Just as we can blame the sub-prime mortgage meltdown, and Credit Default Swaps for the most recent bear market, extra regulation would not have stopped this bear market.  Only common sense, wise investing, and sustainable confidence can do that.  By sustainable confidence, I mean growth without that blinding greed which causes men to do stupid things with other people’s money.

In essence, without a strong moral code, the markets will always develop bubbles that no one will stop until it’s too late.  You can’t regulate morals into existence, just as you cannot legislate crime out of existence.  It only takes one person to come up with a stupid idea that is so brilliant, it can’t miss, for a while.  But once it misses, it takes everyone with it, all of the lemmings following the herd off the cliff, because the guys in front are high on greed.

Cry for more regulation if you will.  The market won’t care what you put in its way.  Human emotions drive the market, and so long as they do, we will continue to have surges followed by bubbles, followed by crashes.  You cannot legislate emotion out of human beings.



  1. willpen said

    Your thoughts get more and more interesting as I read them.

    While I totally agree with what you have said here, the key phrase for me that sticks out is “strong moral code”. How do we even begin to address such a statement.

    I look at this from an entirely different perspective. I am in retail furniture and for the majority of the 25 years that I have been doing this, I have always had the option to opt out of overseas imports, due to what I considered both lack of quality and quality control. My choice was to always stay with either American made goods (which is now non-existent) or Canadian made goods. As the amount of goods that are even made on this continent shrinks, I am left with less and less choices that I can make as a small business owner without having to deal with the horrible lack of quality that comes from overseas.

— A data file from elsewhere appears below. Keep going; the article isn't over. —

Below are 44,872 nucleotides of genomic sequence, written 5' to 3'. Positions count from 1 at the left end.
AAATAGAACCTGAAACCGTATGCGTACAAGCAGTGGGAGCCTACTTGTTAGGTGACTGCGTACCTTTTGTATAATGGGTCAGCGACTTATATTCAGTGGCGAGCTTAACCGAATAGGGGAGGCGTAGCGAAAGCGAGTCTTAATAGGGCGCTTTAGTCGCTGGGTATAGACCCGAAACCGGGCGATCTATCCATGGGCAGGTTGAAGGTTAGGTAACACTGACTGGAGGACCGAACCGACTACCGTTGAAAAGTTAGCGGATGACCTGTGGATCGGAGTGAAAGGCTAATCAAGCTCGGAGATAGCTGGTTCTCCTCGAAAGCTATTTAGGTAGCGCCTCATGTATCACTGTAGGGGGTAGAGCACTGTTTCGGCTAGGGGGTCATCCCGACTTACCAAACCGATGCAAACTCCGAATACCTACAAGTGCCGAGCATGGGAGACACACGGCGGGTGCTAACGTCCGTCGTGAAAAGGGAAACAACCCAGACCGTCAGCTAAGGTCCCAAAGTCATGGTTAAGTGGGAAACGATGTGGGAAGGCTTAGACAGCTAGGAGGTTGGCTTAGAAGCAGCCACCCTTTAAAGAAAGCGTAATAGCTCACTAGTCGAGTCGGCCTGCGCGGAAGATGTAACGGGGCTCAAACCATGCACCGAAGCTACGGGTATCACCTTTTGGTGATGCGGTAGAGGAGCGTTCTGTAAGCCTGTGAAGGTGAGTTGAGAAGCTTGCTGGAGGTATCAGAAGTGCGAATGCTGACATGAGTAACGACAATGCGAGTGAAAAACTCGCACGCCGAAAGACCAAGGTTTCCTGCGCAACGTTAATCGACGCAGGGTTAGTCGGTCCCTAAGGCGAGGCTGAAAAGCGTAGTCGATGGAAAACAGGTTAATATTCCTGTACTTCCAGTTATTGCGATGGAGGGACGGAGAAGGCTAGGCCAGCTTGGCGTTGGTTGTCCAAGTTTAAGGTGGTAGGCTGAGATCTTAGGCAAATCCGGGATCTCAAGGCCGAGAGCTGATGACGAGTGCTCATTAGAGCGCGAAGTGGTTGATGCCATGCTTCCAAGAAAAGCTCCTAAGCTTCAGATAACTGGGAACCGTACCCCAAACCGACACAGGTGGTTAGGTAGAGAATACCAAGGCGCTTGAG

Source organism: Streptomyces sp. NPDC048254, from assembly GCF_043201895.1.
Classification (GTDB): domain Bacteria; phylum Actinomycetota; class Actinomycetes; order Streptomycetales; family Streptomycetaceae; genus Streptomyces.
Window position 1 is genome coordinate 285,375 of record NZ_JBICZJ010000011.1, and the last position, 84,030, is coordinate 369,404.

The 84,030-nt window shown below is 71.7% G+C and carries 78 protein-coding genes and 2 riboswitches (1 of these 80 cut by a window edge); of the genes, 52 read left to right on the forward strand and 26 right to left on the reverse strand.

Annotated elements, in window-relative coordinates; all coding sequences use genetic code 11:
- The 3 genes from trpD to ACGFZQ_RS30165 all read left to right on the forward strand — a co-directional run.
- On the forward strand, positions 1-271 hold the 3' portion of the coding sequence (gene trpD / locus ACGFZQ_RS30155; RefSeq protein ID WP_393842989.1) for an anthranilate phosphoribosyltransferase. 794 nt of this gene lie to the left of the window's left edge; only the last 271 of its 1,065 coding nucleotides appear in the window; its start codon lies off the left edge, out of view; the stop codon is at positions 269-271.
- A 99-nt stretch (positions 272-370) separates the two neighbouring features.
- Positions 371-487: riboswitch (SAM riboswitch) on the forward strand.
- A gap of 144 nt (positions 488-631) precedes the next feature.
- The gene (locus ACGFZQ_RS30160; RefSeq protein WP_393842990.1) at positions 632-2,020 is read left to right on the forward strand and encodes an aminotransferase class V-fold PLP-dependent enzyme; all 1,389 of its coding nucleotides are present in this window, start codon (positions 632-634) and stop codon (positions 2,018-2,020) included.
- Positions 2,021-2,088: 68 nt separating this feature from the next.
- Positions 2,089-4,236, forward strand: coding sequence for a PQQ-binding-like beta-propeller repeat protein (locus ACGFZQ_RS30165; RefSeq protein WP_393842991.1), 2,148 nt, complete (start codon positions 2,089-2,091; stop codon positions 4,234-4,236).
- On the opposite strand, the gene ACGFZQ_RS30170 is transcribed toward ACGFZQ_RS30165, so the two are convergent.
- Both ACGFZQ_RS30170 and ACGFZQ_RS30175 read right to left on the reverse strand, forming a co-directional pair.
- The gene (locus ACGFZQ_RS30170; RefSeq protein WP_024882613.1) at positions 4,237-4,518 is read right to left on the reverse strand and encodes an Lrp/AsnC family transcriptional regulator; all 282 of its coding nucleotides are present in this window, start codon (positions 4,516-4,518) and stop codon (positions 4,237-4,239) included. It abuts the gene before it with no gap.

I have watched as the manufacturing sector of our economy has shrunk down from a once noble standing to one of cheap garbage being sold to people at every Walmart and Target in the Continental United States. What I have not seen however is our government stepping in and making these manufacturers turned importers being held responsible for the jobs that have been lost here all in the name of remaining competitive. I know that this may not actually fall under the point that you have been trying make in this post, but, I go back the “strong moral code” that I quoted earlier.

    We have lost this as a nation. We no longer have pride in anything done for the whole. It is simply always done for the few whether they are men of monetary power playing monopoly with our money, or men of manufacturing who take their goods overseas to the lowest bidder in any factory found on the banks of any river in China, Vietnam or any country willing to pay cents on the dollar for the same work that Americans need to do for more.

  2. politicalpartypooper said


    I liked your comment so much, I wanted to use it as part of a new post. I looked at your blog for a way to email you but couldn’t find any, so I’ll ask you here.

    May I incorporate your comment into a new post? I don’t have much to add to it, but I’d like to share it openly with anyone who stops by. Let me know. Thank you.

  3. willpen said

    My pleasure. I am very anxious to open such a dialogue. I have some many hopes that this new administration will address this very important issue. Thanks for asking. I am honored.